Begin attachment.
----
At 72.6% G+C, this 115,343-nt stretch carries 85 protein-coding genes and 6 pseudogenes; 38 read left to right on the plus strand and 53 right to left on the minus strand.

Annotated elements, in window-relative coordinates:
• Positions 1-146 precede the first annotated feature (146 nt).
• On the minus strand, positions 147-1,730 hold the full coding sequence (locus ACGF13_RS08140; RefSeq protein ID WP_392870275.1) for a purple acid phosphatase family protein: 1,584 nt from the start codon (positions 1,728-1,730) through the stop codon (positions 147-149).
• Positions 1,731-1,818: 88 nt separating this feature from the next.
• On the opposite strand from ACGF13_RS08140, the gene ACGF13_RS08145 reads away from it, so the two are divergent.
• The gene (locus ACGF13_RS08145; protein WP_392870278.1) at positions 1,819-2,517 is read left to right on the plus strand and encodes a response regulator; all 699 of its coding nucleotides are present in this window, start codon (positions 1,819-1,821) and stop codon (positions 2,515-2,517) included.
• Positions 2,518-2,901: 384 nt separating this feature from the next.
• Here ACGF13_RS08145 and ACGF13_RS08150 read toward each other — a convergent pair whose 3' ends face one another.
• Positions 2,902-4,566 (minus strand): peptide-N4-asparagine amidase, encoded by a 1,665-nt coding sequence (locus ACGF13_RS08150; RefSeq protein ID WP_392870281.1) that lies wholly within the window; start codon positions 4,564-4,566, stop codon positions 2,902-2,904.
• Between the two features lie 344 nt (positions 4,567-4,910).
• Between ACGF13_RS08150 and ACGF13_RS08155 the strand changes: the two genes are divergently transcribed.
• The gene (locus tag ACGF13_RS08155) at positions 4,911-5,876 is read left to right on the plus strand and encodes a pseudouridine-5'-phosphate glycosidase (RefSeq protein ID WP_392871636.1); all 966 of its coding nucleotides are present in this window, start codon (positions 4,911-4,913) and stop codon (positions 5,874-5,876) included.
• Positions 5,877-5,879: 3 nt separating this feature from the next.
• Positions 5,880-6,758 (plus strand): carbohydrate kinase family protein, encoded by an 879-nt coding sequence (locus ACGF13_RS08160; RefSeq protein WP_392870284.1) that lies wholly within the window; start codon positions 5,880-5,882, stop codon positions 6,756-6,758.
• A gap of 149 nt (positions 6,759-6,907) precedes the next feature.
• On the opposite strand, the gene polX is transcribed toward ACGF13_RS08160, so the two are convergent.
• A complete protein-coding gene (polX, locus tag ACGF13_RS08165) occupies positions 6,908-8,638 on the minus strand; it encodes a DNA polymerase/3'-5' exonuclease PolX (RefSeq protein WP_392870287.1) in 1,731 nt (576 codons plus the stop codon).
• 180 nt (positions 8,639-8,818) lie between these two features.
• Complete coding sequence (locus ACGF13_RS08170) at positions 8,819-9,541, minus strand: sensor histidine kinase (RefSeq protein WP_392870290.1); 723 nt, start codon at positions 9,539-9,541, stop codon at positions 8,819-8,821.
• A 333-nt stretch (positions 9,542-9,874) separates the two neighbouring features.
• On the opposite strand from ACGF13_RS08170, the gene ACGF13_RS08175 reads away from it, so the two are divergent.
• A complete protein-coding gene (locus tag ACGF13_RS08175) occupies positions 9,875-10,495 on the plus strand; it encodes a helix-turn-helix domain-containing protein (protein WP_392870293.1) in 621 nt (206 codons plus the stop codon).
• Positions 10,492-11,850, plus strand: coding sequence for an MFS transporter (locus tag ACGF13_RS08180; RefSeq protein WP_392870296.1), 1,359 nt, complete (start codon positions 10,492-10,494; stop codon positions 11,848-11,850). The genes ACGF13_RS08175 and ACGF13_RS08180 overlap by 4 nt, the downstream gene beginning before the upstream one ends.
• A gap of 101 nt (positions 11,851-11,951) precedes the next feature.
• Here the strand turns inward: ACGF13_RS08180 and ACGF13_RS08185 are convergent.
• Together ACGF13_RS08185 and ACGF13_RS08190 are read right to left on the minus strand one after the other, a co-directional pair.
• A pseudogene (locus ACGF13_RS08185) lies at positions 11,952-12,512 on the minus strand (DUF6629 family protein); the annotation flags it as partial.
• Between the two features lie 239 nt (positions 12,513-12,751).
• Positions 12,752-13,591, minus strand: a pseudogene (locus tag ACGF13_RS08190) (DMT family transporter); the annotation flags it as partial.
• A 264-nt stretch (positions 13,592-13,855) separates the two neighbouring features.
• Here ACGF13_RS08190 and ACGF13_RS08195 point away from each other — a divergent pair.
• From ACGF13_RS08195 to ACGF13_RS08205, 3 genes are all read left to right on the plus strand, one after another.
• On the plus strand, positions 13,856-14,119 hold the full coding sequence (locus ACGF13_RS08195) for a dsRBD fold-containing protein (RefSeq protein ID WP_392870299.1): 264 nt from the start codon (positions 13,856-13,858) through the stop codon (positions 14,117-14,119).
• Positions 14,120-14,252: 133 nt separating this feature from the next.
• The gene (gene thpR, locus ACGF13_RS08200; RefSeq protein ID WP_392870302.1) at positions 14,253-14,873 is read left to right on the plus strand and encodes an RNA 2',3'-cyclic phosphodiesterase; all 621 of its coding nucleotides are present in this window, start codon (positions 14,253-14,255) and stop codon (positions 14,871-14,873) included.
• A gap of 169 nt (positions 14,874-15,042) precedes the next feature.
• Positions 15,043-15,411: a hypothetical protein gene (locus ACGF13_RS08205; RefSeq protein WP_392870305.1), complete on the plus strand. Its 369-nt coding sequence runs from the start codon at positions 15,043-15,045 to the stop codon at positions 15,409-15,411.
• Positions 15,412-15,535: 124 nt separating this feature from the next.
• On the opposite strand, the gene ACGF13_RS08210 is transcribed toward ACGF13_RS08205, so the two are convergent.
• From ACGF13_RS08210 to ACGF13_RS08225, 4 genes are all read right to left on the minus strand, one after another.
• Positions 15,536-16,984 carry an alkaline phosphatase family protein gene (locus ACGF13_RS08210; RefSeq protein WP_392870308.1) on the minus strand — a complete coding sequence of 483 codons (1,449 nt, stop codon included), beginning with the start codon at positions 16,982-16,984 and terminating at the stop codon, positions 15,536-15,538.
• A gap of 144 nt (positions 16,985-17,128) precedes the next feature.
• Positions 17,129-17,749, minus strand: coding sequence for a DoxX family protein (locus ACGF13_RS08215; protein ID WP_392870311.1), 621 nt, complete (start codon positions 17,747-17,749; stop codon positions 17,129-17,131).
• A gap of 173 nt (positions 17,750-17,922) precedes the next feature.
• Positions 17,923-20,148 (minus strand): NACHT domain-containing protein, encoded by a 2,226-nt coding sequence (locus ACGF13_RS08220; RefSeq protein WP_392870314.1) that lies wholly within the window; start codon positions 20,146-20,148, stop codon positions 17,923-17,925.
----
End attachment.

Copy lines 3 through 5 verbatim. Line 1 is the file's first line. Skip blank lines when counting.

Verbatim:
• Positions 1-146 precede the first annotated feature (146 nt).
• On the minus strand, positions 147-1,730 hold the full coding sequence (locus ACGF13_RS08140; RefSeq protein ID WP_392870275.1) for a purple acid phosphatase family protein: 1,584 nt from the start codon (positions 1,728-1,730) through the stop codon (positions 147-149).
• Positions 1,731-1,818: 88 nt separating this feature from the next.